OKAY, NOW LET'S talk about hoaxsters and precedents. I'll use the Good Times virus alert as a prime example.
Vmyths.com excerpted Owens' joke under the Fair Use Doctrine. We didn't quote the whole thing in verbatim like everyone else did...
Let's go back in time to February 1995. Suppose the author of Good Times revealed himself to the world and showed off a 1994 document issued by the U.S. copyright office. Suddenly he:
  • demands $3 from every duped user who forwarded the alert; and
  • demands credit by name whenever a newspaper or magazine publishes the hoax; and
  • files a Freedom of Information Act request to determine how many federal employees fell for his hoax (so he can bill the government appropriately).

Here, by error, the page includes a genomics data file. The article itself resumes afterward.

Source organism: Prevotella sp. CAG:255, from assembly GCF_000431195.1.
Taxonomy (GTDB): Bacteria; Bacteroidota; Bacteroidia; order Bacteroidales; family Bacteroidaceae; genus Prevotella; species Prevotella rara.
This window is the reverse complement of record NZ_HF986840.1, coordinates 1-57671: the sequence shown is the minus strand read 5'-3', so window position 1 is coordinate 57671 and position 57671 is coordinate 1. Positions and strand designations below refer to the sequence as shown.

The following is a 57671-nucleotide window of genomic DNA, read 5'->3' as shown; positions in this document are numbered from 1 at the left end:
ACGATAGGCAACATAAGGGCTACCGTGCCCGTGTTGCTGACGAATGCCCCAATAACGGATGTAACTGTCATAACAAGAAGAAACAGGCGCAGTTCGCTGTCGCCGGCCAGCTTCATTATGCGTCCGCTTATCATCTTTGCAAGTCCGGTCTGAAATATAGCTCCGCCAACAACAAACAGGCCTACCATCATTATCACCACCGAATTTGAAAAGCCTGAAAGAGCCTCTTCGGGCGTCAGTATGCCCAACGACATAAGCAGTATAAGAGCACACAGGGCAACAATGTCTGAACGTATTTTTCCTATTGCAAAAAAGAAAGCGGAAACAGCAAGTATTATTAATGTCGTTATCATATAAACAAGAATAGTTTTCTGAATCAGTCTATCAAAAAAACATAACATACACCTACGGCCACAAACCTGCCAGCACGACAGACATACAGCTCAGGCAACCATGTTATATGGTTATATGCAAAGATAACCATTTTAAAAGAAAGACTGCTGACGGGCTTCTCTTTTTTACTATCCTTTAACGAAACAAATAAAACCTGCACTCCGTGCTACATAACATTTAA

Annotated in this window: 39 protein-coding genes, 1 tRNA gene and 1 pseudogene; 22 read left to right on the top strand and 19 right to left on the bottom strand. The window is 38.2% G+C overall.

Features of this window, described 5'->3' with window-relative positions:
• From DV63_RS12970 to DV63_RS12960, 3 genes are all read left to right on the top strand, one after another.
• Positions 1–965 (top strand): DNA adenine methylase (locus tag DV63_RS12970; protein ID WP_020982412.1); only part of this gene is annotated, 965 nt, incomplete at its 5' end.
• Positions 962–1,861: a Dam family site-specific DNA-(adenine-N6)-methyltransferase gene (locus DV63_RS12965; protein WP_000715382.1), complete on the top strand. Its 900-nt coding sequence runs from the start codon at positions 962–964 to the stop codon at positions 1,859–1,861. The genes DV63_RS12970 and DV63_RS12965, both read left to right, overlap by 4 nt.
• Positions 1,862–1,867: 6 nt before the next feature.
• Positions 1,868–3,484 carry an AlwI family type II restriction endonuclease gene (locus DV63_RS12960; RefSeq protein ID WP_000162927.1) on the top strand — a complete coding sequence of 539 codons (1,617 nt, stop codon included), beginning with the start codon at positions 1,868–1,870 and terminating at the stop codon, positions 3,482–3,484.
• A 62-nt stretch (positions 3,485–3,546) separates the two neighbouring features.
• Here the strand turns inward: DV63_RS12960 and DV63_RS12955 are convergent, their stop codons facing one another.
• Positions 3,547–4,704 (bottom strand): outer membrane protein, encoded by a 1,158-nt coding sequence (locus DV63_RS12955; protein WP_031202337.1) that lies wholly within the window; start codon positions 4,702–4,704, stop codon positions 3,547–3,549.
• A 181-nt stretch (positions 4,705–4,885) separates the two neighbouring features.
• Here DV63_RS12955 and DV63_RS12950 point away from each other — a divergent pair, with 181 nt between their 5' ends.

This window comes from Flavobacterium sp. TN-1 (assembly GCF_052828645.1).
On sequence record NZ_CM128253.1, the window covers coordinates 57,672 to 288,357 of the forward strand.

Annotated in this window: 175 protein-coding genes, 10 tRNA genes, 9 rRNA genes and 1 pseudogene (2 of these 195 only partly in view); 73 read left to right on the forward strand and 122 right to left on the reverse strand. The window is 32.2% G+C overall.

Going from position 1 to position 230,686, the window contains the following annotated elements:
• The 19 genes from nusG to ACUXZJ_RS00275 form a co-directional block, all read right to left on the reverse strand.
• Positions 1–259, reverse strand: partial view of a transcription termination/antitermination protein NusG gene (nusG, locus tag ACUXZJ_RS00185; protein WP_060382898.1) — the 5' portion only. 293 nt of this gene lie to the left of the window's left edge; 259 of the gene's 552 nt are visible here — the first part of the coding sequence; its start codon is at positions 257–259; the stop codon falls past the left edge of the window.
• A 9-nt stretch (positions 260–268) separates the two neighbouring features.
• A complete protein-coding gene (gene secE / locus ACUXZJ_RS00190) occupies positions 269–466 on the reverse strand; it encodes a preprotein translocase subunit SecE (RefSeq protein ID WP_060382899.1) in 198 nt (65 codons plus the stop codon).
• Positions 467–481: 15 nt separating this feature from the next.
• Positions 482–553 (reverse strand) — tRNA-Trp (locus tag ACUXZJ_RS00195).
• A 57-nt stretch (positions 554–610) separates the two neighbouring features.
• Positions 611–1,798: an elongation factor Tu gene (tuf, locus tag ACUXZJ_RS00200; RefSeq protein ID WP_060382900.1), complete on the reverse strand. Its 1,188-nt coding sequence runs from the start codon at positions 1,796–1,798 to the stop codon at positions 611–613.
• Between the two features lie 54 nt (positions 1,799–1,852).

Would this man have a leg to stand on, legally speaking? Symantec's lawyers think not — and I agree with them. A hoax amounts to fraud. It might indeed set a precedent if we acknowledge a hoaxster's legal claims. Symantec's lawyers erred because Owens committed no fraud. He didn't orchestrate a publicity stunt, either. He sent a joke to 342,000 subscribers on his "Joke A Day" mailing list. Nothing more, nothing less. Owens followed well-established norms for humorists. Symantec's hoax non-experts will learn a valuable lesson the hard way — "never frustrate a comedian." (Ha! You thought I'd say "get your facts straight," didn't you?) You know Owens will take out his frustrations on the company no matter what they do. Say what you will about his sense of humor ... but I can't wait to see Owens' parody of Symantec's website.